HUNTSVILLE, Ala. (WHNT) -- Despite soaring travel costs and a country still recovering from an economic downturn, officials with the U.S. Space and Rocket Center said they are on target for ending 2013 on budget.
USSRC CEO Dr. Deborah Barnhart said this is the first time in the last ten years the not-for-profit organization will finish the year on budget, in the black, and turn a profit.
"We have had a tremendous year, lots of visitors and we are happy with the work that has been done," Barnhart said.
Barnhart said some challenges looking forward could be continued maintenance for the dozens of space artifacts currently housed at the facility.
"That is a huge expense and we continue to look for ways to maintain them so we can keep them looking great for years to come," said Barnhart.
Barnhart said the nonprofit does not usually receive any state, local or national public funding annually. She said it relies on private donations and funds raised by attendance to the center.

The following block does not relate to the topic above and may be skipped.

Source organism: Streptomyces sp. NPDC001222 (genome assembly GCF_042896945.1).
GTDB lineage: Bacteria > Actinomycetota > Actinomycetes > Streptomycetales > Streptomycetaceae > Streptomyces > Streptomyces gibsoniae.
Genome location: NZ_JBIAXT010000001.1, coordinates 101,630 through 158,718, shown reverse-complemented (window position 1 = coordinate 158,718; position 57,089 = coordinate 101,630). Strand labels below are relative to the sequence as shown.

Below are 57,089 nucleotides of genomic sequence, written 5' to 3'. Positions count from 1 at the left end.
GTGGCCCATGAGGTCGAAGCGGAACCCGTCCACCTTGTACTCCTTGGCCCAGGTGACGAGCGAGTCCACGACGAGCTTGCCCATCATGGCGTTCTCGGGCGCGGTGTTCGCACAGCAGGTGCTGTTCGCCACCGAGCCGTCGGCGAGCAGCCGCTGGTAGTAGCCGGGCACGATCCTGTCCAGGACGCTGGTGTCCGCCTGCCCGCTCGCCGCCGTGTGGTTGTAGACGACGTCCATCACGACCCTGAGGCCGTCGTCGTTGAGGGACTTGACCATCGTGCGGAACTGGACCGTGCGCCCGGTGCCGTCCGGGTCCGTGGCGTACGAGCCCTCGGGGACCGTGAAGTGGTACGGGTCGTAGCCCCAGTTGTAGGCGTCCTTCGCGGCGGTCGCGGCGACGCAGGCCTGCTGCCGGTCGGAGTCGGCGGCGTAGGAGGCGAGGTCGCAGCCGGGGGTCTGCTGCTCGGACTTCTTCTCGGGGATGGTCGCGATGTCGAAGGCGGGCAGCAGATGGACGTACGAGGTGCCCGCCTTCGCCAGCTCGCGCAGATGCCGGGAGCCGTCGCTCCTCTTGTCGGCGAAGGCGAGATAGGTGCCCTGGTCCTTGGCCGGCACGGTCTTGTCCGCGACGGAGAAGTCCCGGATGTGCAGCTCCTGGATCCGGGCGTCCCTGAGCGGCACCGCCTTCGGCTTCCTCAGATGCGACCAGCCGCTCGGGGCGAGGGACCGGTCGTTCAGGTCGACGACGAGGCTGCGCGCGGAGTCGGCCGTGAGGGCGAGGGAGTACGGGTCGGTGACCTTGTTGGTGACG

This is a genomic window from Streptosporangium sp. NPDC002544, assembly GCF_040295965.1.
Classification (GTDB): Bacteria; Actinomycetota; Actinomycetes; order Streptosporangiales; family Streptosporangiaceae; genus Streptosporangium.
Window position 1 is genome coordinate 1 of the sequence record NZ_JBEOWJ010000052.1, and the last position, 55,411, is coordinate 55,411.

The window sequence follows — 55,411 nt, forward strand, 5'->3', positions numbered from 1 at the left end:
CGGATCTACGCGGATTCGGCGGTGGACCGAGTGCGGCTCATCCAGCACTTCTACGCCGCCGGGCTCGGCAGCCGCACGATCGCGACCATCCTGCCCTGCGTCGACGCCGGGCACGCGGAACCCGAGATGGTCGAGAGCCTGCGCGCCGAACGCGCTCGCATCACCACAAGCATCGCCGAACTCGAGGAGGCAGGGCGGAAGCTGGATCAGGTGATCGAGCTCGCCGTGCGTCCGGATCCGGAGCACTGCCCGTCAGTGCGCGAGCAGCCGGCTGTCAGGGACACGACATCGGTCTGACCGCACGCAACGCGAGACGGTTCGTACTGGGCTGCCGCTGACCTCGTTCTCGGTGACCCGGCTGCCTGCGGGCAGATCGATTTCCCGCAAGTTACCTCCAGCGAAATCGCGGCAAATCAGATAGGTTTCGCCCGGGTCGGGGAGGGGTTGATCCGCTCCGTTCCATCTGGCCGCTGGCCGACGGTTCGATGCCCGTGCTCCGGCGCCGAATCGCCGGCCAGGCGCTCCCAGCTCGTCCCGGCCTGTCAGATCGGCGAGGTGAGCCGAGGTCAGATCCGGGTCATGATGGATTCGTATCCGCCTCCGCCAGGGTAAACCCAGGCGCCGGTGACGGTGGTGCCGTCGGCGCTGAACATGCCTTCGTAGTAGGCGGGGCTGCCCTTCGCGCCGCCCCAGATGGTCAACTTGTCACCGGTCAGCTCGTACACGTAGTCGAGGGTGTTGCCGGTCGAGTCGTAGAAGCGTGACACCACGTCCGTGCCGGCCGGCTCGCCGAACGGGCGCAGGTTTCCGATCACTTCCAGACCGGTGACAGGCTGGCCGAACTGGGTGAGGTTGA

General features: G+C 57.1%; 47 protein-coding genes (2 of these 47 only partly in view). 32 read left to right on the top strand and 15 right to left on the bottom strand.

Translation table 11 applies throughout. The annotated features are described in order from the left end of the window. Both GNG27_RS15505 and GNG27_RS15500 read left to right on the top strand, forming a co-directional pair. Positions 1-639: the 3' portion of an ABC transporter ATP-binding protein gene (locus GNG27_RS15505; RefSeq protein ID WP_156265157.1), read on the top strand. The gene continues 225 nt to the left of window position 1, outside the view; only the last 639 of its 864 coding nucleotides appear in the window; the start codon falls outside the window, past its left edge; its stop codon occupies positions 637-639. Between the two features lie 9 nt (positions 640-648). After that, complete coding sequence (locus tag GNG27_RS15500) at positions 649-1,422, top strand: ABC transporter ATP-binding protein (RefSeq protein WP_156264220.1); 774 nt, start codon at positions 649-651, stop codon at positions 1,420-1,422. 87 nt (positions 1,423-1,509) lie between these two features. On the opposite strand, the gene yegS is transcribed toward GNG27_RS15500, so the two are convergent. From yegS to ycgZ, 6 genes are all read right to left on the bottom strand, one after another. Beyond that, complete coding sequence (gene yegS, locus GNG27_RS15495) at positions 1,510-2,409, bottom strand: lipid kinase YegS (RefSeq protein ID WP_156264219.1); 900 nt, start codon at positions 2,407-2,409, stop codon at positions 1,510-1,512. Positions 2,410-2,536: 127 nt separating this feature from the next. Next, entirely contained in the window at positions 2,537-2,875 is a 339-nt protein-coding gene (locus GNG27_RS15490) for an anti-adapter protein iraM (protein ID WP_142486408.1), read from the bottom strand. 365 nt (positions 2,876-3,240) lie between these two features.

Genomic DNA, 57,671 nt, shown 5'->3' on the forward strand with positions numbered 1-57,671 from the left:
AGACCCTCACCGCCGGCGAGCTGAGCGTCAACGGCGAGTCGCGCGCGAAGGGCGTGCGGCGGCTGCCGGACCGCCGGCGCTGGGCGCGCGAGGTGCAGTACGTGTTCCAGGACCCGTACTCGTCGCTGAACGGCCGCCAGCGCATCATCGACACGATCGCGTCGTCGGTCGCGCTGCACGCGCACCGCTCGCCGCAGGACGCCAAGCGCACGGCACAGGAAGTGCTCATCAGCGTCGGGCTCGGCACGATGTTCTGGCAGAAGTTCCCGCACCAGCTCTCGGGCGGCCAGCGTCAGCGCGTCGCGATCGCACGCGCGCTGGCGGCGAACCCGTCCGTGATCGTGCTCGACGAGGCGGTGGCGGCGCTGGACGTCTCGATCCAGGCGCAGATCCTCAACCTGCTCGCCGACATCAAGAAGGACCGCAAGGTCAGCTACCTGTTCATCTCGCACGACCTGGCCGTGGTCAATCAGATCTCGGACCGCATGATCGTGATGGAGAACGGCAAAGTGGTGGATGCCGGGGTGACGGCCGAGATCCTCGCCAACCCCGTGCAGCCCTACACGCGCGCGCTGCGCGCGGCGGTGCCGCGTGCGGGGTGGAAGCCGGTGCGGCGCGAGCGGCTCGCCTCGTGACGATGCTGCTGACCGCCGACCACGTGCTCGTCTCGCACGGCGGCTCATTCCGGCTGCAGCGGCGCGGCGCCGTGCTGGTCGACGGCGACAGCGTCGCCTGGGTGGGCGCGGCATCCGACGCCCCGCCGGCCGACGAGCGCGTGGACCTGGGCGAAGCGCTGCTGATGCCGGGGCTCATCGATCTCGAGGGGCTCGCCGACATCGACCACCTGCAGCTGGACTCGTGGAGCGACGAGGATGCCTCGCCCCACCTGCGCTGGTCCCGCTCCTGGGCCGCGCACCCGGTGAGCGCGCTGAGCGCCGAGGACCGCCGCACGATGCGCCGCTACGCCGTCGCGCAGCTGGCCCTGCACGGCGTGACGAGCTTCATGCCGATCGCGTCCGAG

The USSRC has started a new mobile exhibit program bringing the story of the Rocket City and space travel to destinations across the globe. In 2014, Barnhart said that will be a focus for the organization along with a renewed focus on aviation.
Since opening its doors in 1970, almost 16 million people have toured the U.S. Space and Rocket Center. The vast majority of those visitors have been from out-of-state or from foreign nations, according to officials with USSRC.
Many of the more than 400,000 people who visit annually are school students on field trips to their future. The Space Center houses hundreds of pieces of rocket and space hardware valued in the tens of millions of dollars.
The museum, which achieved Smithsonian Institution Affiliate status in 2002, serves as a major repository for the Smithsonian Institution's National Air and Space Museum in Washington, D.C., having some 300 major artifacts on loan, according to the organization's website.